20 May 1997
Source: Fax from John Painter, Jr.

The Oregonian, May 20, 1997, Metro Section P-1:

IRS says suspect discussed sabotage

An affidavit says a Vancouver man arrested Friday talked of sabotaging Portland's 9-1-1 computer and Bull Run water

By John Painter, Jr., of the Oregonian staff

Vancouver, Wash. -- A Vancouver man arrested Friday by Internal Revenue agents discussed sabotaging the computers in Portland's 9-1-1 center and talked about using a botulism toxin to contaminate the Bull Run water supply, a federal agent said Monday.

James Dalton Bell, 38, appeared Monday afternoon in U.S. District Court in Tacoma and was accused in an 18-page affidavit of scheming to overthrow the U.S. government.

U.S. Magistrate J. Kelly Arnold set Friday for a detention and preliminary hearing. The government has asked that Bell be held without bail because he is a danger to the community.

Bell, who describes himself as a libertarian, has a history of tax disputes with the IRS, which says Bell "has a large, outstanding unpaid balance."

Bell is the author of "Assassination Politics," a 10-part essay about a risk-free way of rewarding assassins who successfully kill designated public officials. The essay has circulated on the Internet.

The strategy, which Bell says he wrote and posted for discussion, involves uses of encryption to predict and confirm assassinations and electronic digital cash to pay for the killings.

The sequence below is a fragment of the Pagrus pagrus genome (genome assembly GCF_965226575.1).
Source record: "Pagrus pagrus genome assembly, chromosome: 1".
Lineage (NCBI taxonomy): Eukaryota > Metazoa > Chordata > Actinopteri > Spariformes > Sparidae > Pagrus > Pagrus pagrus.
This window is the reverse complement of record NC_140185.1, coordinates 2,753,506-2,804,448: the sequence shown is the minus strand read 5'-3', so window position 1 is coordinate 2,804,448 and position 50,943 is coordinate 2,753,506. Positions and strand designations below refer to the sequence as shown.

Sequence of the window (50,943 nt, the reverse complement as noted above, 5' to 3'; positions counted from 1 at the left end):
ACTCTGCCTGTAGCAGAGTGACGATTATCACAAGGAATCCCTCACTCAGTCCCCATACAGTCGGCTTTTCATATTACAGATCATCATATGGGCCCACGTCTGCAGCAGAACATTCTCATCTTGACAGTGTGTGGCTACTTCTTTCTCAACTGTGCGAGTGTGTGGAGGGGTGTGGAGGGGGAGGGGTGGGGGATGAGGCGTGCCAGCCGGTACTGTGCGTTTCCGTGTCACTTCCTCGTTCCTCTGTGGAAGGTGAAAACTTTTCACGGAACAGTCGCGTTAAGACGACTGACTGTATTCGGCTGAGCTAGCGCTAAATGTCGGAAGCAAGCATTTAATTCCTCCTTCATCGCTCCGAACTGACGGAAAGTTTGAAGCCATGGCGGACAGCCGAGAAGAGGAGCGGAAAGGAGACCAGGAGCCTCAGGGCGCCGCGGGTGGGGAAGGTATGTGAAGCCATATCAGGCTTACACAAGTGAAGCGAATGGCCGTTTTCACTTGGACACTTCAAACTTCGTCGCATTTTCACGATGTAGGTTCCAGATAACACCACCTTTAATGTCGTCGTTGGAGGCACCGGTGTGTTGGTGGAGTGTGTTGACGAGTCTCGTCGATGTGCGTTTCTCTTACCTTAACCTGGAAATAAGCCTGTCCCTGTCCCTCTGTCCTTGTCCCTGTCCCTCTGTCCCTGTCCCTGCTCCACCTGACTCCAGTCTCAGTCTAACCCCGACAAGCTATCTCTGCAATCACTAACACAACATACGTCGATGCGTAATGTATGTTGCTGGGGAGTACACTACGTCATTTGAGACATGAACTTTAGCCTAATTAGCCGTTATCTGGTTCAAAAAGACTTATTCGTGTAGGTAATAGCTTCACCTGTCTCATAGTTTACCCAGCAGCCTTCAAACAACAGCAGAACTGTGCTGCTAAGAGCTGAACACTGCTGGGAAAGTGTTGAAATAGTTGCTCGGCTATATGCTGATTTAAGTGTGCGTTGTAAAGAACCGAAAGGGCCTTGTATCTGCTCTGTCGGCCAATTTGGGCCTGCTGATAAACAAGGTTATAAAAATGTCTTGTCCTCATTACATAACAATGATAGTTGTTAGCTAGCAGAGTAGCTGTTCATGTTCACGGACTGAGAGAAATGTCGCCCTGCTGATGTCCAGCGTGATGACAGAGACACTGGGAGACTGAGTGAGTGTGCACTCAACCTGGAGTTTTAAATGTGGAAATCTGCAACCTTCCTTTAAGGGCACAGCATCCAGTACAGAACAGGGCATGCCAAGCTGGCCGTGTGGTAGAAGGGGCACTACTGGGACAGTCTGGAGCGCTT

Federal agents raided Bell's Vancouver home April 1.

He is accused of obstructing government officers and employees and using false Social Security numbers. But government agents think he is far more dangerous than the charges suggest, the affidavit filed by IRS Inspector Phillip G. Scott said.

Scott's affidavit said Bell, who has a chemistry degree from the Massaschusetts Institute of Technology, had discussions about using carbon fiber particles to attack computer systems with Greg Daly, a friend who is an electronics specialist overseeing Portland's 9-1-1 communications center.

"Daly stated that he and Bell had 'laughed' about attacking the 9-1-1 center with fiber," the affidavit said.

Daly also told IRS agents that he had hypothetical discussions with Bell about contaminating water supplies and about making botulism toxin from green beans, the affidavit said.

In the April 17 and 18 interviews with IRS agents, Daly said that as part of his job, he "has keys and direct access to the Portland Bull Run water treatment facility."

Daly said Monday that the conversations that he and Bell had were merely "intellectual fun-and-games discussions" between old friends who enjoy technical things.

"There's a difference between reasonable freedom of speech and unreasonable probability of attack," Daly said. "Standing around and flapping our lips about how it would be funny is way different from even contemplating actual attack."

Daly described his friend of 15 years as a "bit of an odd unit" but never dangerous and never serious about attacking the 9-1-1 systems or the Bull Run watershed.

"I'd rat him out in a heartbeat for that," Daly said.

Thursday, IRS agents searched the home of Robert East, a merchant radioman and a friend of Bell's. Among items seized was 3-foot length of carbon fiber.

The affidavit said East told agents that he and Bell had discussed "the possibility of putting the fibers down the air vents of a federal building" to kill its computers and about using the fiber against the IRS.

However, Bell has described himself as a "man of ideas, not action," and East said Bell was a "talker, not a doer."


Thanks to John Painter and The Oregonian. 

See April 3 story on James Bell.